} The next era lasted until 1981. In this time there were several
} routes: church ice cream socials, discotheques, bars, pubs,
} volunteer social work, computer dating, taking classes, video dating,
} fraternities, cafe's, bridge clubs, the Masons, friends of a friend,
} the Moose, grocery stores, the Open Door Born Again Bible Baptist
} Rod and Gun Club, random encounters, etc. You get the idea.
} Now that things are in better perspective, this is what We want
} you to do in 1992. For the next two weeks We what you to go out
} every other evening with a text book, a pad of paper, the
} appropriate class reader and go the the public spot of your choice,
} stake out a spot and do your homework. Notice the people around you.
} If you are not attracted to any of the women, get up and try a
} different place...
} "Orrie! What are you doing?"
} "Lisa, I'm fulfilling my destied role as Usenet Oracle."
} "But he didn't grovel. I know how much you like it when people
} supplicate all over themselves. What me to grovel(wry smile)?"
} "In a minute...It's his first time here. Look at him. He's
} combed his hair to a razor sharp part, a cow lick..."
} "AND WHAT ABOUT THOSE SIDE BURNS?!?!?!?!?"
} "LISA! That's not polite!"
} "All right, Orrie; it'll be your way . . . coming to bed sooooon?"
} "Soon as I take care of this guy."
} [Purring, Lisa wanders off to bed.]
} Never mind about Lisa. She types real fast and she's a wonderful
} Back to the problem at hand. Make eye contact. Don't wink, unless you
} use that subtle european variety where you close both eyes at the same
} time and hold them closed for a full second while mentally trained on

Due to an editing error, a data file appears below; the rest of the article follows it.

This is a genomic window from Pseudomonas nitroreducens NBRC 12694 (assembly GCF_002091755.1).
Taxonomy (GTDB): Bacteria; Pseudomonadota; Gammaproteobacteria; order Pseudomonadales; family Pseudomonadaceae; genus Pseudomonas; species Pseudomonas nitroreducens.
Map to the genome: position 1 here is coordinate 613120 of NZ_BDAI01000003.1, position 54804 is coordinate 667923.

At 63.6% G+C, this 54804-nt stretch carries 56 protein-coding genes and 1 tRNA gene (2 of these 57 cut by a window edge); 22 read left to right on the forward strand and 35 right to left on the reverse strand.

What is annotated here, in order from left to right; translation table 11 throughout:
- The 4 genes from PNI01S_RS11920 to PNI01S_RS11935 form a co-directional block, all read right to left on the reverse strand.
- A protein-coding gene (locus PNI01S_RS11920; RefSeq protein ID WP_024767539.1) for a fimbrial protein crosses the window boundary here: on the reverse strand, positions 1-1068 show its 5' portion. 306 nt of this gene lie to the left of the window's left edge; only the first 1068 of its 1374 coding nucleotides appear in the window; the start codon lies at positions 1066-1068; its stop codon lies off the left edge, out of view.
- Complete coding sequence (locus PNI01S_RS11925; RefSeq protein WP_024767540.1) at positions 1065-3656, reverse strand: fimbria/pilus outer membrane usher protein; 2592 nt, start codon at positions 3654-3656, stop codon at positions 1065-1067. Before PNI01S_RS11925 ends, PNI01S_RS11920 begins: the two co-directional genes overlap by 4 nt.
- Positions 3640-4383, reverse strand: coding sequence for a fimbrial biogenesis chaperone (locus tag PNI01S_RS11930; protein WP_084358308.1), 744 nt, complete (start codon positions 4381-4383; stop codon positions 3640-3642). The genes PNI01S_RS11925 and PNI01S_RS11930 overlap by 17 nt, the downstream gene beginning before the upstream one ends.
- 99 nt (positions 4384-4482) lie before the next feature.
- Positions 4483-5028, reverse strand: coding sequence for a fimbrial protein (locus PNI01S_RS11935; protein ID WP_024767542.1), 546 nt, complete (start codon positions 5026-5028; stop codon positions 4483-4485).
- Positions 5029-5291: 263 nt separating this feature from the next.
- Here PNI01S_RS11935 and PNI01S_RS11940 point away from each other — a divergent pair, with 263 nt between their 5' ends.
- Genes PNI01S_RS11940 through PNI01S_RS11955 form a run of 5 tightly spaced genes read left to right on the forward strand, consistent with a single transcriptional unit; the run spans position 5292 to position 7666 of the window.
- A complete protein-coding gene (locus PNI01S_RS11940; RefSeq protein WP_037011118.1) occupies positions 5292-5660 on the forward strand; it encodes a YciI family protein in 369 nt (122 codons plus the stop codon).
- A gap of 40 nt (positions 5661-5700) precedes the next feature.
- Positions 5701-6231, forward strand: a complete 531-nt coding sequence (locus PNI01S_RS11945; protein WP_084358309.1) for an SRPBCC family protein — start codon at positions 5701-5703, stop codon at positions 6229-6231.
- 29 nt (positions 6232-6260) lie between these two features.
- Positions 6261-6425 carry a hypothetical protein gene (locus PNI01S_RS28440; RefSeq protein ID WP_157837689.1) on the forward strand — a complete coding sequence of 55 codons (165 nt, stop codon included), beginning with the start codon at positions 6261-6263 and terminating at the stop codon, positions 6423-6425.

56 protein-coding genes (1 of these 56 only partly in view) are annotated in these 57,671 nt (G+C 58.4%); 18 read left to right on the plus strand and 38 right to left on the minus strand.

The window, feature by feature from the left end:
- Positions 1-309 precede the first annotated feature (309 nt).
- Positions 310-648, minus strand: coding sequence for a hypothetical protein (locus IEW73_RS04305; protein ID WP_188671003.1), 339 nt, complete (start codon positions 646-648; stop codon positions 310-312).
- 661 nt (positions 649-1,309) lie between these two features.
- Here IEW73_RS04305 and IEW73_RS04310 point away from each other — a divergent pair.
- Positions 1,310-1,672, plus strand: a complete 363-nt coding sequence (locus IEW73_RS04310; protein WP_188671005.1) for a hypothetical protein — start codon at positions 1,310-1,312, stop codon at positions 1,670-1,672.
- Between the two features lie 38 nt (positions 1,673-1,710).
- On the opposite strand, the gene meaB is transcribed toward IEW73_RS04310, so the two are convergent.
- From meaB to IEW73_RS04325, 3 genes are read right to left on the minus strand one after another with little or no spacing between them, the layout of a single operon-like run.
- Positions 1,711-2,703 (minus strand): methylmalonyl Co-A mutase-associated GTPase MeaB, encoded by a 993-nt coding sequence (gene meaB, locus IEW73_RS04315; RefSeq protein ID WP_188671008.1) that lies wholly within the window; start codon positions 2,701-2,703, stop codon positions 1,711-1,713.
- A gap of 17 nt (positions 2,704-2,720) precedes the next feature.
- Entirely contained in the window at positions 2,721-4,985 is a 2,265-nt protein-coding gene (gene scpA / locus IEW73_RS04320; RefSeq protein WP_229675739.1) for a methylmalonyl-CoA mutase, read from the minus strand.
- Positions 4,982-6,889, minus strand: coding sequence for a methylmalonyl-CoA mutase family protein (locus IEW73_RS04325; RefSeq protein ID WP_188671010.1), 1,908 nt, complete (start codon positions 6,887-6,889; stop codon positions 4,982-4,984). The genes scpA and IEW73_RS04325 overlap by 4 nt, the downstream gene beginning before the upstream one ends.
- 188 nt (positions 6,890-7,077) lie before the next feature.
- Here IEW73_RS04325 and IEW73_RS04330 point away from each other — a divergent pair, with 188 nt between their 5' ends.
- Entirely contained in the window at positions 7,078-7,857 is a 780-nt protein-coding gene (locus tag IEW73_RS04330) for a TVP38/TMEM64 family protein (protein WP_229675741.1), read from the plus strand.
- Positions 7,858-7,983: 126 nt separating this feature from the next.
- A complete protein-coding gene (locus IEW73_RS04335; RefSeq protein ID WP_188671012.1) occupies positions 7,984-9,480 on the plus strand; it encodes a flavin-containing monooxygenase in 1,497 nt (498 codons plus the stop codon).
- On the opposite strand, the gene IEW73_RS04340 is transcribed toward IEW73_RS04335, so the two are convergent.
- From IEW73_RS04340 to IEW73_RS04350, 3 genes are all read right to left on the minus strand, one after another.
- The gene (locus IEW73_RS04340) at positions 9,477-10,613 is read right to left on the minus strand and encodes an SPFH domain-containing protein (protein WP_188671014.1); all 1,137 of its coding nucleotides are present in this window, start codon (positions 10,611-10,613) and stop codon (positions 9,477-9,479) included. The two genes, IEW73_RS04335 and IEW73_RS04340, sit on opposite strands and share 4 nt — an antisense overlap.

} the prey. Yes, it dates back to the said hunting and gathering days as
} a gesture of trust but it's still effective.
} After you've choosen your mark and you think that she's noticed you,
} get up and buy another cup of coffee or whatever. Now here's the
} important part. Instead of going back to your class reader, walk
} directly to the prey and sit down with her. You and her will be the
} only ones in the establishment that knows that something is awry. Eye
} contact again. Use a few choice seconds of silence to recompose(you'll
} need it). The silence also helps to freak her out. Then quietly,
} clearly and deliberately ask her this question:
} "What is your wildest dream?"
} If she can answer, be leery. You probably don't want her and you
} should chalk it up to experience only to start the whole process over
} again. If she can't answer, you're done. You've found your girl
} friend. If, but after openly revealing pleasant shock, she answers and
} you like the thought but can't supply means to supply that desire,
} suggest a counter wish. I used,
} "Would you settle for listening to some
} German new wave from the dawn of the
} previous decade that I've got on vinyl?"
} That, my dear groveless supplicate, is how I met Lisa.
} In summary, it's all told here at the Oracle Office. We are really
} here to answer all your questions(Kinzler 1:1).
} You owe the Oracle a fossil.